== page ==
Plaintiff argues that the evidence shows that the LSU Board was negligent in permitting psychiatric treatment and administration of drugs by teams without independent patient care review, that the Board's administrative failure caused Sibley's injury, that the Board's liability for its own negligence is independent and separate from its vicarious liability for the delicts of its agents and servants, and that, even if the Board may indirectly benefit from the statute insofar as its vicarious liability is concerned, its independent liability is unaffected because the statute is not designed to protect the state or the Board, but was instead intended to afford protection to individual health care providers acting for the state by placing a ceiling on their liability and providing for the payment of judgments against them. In the event plaintiff is not entitled to judgment against the Board based on its independent negligence, he points out that we did not address all of his arguments on original hearing that the statutory limit is unconstitutional, and asks for relief on these grounds. Before we reach these questions, however, we should deal with a change in the scope of the *1099 statutory limit on liability made during the recent legislative session.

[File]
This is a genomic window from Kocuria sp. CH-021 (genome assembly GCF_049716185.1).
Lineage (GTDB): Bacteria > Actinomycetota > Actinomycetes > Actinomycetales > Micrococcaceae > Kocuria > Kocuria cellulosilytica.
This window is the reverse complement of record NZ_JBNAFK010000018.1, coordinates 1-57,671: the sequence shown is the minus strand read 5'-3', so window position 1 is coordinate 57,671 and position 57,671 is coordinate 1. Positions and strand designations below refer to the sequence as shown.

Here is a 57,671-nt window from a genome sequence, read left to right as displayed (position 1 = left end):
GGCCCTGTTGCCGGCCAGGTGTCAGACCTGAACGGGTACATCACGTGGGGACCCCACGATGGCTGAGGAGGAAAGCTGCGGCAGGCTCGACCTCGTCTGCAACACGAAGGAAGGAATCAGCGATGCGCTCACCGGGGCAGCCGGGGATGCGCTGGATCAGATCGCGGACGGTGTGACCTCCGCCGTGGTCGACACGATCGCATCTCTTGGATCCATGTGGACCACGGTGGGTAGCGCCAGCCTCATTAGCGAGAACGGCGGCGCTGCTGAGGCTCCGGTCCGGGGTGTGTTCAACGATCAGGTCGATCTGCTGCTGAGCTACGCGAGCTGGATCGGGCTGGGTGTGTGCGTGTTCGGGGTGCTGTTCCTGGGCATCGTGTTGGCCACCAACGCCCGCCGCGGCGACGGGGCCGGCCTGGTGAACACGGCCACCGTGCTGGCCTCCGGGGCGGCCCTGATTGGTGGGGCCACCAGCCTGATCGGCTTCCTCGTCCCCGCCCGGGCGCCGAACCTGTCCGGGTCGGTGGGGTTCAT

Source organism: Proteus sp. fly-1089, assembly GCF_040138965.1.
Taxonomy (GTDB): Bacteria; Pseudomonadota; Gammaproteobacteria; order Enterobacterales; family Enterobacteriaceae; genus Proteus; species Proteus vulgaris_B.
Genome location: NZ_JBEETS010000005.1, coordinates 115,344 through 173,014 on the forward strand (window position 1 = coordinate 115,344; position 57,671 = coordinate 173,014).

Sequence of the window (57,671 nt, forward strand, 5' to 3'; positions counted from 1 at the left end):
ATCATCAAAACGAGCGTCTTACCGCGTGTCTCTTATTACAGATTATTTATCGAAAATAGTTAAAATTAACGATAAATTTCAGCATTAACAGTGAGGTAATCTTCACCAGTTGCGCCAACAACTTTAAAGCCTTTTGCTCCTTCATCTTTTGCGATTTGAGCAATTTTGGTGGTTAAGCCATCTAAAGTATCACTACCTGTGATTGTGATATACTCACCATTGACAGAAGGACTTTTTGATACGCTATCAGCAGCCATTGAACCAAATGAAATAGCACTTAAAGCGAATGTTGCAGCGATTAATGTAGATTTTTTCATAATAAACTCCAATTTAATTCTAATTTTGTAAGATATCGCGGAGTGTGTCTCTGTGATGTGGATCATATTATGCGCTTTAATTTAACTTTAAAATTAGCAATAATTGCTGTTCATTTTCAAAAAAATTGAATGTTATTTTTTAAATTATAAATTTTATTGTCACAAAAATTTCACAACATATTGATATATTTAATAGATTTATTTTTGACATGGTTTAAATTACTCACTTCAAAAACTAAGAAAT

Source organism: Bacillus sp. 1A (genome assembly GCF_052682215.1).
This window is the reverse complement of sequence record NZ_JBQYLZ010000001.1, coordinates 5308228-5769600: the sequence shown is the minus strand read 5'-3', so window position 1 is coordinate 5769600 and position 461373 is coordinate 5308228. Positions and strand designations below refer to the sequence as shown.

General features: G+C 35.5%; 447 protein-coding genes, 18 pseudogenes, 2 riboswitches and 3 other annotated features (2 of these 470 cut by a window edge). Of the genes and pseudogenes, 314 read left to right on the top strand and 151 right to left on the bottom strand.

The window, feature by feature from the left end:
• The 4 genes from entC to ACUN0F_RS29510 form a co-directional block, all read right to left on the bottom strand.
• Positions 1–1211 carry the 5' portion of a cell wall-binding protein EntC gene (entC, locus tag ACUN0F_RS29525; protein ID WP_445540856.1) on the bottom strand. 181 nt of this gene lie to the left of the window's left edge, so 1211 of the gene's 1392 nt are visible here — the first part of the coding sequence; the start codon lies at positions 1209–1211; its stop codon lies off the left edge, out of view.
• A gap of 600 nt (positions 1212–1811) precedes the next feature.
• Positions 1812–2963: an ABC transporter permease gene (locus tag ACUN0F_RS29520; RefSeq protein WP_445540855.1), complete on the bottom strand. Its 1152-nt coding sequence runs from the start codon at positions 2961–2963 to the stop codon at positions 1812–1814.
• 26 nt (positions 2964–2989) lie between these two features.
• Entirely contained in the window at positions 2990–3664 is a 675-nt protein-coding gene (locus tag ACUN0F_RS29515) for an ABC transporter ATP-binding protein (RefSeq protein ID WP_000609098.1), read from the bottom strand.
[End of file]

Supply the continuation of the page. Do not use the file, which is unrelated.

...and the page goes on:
2. Repeal of Limitation on Recovery of Medical Expenses

By Act No. 239 of 1985, the Legislature amended the limitation of liability for the acts of persons who provide health care services on behalf of the state, La.R.S. 40:1299.39, to provide that the limitation shall not apply to "all reasonable medical, surgical, hospitalization, physical rehabilitation, and custodial services, including drugs, prosthetic devices, and other similar materials reasonably necessary in the provision of such services," but not including "nonessential specialty items or devices of convenience." The Act also provides for the creation of a fund for the payment of these expenses, for the effect and means of satisfying a judgment or compromise, including an award of such expenses, and for other related matters. The provisions of the act are expressly made applicable to pending litigation and pending claims. Accordingly, even if plaintiff should fail in his attempts to avoid or invalidate the statutory limitation, plaintiff is at least entitled to an amendment of the judgment awarding medical expenses in accordance with this act.